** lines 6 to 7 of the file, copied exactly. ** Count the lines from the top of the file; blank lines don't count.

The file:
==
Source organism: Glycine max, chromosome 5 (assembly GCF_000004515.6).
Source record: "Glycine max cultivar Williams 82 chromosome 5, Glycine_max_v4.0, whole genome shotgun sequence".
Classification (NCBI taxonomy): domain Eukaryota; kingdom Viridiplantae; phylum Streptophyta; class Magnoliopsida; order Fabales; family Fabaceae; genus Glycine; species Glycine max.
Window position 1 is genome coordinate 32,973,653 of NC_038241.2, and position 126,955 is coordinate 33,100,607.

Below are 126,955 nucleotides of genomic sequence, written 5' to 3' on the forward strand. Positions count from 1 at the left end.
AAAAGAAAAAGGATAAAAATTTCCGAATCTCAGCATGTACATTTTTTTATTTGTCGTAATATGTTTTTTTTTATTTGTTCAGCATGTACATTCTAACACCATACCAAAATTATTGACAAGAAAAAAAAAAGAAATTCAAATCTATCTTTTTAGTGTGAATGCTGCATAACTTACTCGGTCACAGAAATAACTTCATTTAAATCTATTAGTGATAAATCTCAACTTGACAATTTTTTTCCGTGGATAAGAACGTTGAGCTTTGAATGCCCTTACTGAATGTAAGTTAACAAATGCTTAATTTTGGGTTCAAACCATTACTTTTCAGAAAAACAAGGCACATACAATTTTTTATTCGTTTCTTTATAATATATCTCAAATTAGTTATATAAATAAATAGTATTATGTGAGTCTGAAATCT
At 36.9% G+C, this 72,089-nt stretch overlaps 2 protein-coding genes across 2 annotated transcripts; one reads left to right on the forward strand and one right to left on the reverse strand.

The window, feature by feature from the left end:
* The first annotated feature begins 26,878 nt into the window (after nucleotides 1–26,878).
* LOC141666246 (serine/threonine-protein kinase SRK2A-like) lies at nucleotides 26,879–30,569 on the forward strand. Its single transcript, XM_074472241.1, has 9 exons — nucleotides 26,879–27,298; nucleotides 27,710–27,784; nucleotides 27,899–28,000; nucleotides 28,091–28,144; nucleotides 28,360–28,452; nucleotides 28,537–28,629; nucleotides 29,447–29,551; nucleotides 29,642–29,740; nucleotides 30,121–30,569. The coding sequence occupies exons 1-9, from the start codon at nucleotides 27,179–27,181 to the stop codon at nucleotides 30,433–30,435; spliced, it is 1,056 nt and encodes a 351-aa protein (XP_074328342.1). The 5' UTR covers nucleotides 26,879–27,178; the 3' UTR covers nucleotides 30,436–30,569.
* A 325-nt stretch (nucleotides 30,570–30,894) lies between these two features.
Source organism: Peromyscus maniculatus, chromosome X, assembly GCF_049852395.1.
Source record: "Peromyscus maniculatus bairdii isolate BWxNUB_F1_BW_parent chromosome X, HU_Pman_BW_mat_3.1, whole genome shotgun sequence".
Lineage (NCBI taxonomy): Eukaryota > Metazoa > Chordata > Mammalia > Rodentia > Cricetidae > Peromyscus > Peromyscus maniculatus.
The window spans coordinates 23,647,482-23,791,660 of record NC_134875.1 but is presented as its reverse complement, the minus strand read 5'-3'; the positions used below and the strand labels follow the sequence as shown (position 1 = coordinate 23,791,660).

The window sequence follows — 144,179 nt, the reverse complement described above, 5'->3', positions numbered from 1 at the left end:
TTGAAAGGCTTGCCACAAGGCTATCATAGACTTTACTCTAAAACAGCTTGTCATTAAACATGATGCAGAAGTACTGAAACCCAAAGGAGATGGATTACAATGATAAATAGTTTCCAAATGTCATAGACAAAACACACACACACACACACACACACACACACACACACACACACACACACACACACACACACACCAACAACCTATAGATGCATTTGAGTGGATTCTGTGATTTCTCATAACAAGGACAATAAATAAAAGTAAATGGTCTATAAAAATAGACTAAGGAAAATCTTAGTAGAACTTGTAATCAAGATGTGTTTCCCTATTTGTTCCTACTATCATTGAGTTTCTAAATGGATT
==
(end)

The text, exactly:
AAAAGAAAAAGGATAAAAATTTCCGAATCTCAGCATGTACATTTTTTTATTTGTCGTAATATGTTTTTTTTTATTTGTTCAGCATGTACATTCTAACACCATACCAAAATTATTGACAAGAAAAAAAAAAGAAATTCAAATCTATCTTTTTAGTGTGAATGCTGCATAACTTACTCGGTCACAGAAATAACTTCATTTAAATCTATTAGTGATAAATCTCAACTTGACAATTTTTTTCCGTGGATAAGAACGTTGAGCTTTGAATGCCCTTACTGAATGTAAGTTAACAAATGCTTAATTTTGGGTTCAAACCATTACTTTTCAGAAAAACAAGGCACATACAATTTTTTATTCGTTTCTTTATAATATATCTCAAATTAGTTATATAAATAAATAGTATTATGTGAGTCTGAAATCT
At 36.9% G+C, this 72,089-nt stretch overlaps 2 protein-coding genes across 2 annotated transcripts; one reads left to right on the forward strand and one right to left on the reverse strand.